These can include hearing voices, seeing things that are not present or holding unrealistic beliefs that other people don’t share. These experiences can often be distressing and frightening and interfere with their everyday life.
Children with psychotic experiences are more likely to develop psychotic illnesses like schizophrenia later in life.
Using data gathered from 6,784 participants in the Children of the 90s study at Bristol university, researchers from the MRC Centre for Neuropsychiatric Genetics and Genomics in Cardiff University and the School of Social and Community Medicine in the University of Bristol examined whether performance in a number of cognitive tests conducted at ages 8, 10 and 11 was related to risk of having psychotic experiences at age 12.
The tests assessed how quickly the children could process information, as well as their attention, memory, reasoning, and ability to solve problems.
Among those interviewed, 787 (11.6 per cent) had suspected or definite psychotic experiences at age 12. Children that scored less well in the various tests at the ages of 8, 10 and 11 were more likely to have psychotic experiences at age 12.
This was particularly the case for the test that assessed how quickly the children processed information. Furthermore, children whose speed of processing information became slower between ages 8 and 11 had greater risk of having psychotic experiences at age 12.
These findings did not change when other factors, including the parent’s psychiatric history and children’s own developmental delay, were taken into account.
Speaking about the findings, lead author and PhD student Miss Maria Niarchou from Cardiff University’s School of Medicine said:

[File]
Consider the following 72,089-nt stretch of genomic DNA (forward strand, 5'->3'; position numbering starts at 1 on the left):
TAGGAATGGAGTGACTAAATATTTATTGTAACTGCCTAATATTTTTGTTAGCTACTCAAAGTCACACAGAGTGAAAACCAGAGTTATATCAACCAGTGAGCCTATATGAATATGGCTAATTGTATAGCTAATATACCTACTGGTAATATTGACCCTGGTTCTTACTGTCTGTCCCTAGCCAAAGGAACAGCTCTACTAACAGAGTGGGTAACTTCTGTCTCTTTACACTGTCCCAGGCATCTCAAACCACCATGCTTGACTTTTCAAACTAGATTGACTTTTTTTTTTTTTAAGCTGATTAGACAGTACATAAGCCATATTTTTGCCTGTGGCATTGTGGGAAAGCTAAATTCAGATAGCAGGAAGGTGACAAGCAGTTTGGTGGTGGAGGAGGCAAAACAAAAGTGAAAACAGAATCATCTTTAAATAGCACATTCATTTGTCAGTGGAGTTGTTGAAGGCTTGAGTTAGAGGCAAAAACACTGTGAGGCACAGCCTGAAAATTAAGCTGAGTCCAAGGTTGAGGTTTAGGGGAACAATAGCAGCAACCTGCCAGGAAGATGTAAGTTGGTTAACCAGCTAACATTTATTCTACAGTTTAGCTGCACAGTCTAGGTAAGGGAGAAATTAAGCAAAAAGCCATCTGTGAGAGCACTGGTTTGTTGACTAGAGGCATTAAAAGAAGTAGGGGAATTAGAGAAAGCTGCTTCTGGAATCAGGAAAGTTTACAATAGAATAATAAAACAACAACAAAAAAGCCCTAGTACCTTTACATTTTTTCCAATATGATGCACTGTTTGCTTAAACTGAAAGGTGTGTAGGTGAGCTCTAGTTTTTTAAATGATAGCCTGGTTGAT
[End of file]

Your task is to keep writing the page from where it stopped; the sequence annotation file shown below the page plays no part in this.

“Previous research has shown a link between the slowing down of information processing and schizophrenia and this was found to be at least in part the result of anti-psychotic medication.
“However, this study shows that impaired information processing speed can already be present in childhood and associated with higher risk of psychotic experiences, irrespective of medication.
“Our findings improve our understanding of the brain processes that are associated with high risk of psychotic experiences in childhood and in turn high risk of psychotic disorder later in life.”
The study’s findings could have important implications for identifying children at risk of psychosis, with the benefit of early treatment.
Senior author, Dr Marianne van den Bree of Cardiff University’s School of Medicine, said:
“Schizophrenia is a complex and relatively rare mental health condition, occurring at a rate of 1% in the general population. Not every child with impaired information processing speed is at risk of psychosis later in life. Further research is needed to determine whether interventions to improve processing speed in at-risk children can lead to decreased transition to psychotic disorders.”
Ruth Coombs Manager for Influence and Change Mind Cymru said:
“This is a very interesting piece of research, which could help young people at risk of developing mental health problems in later life build resilience and benefit from early intervention.
“It is important to remember that people can and do recover from mental health problems and we also welcome further research which supports resilience building in young people.”
The paper is published today, 1 May, in the American Journal of Psychiatry.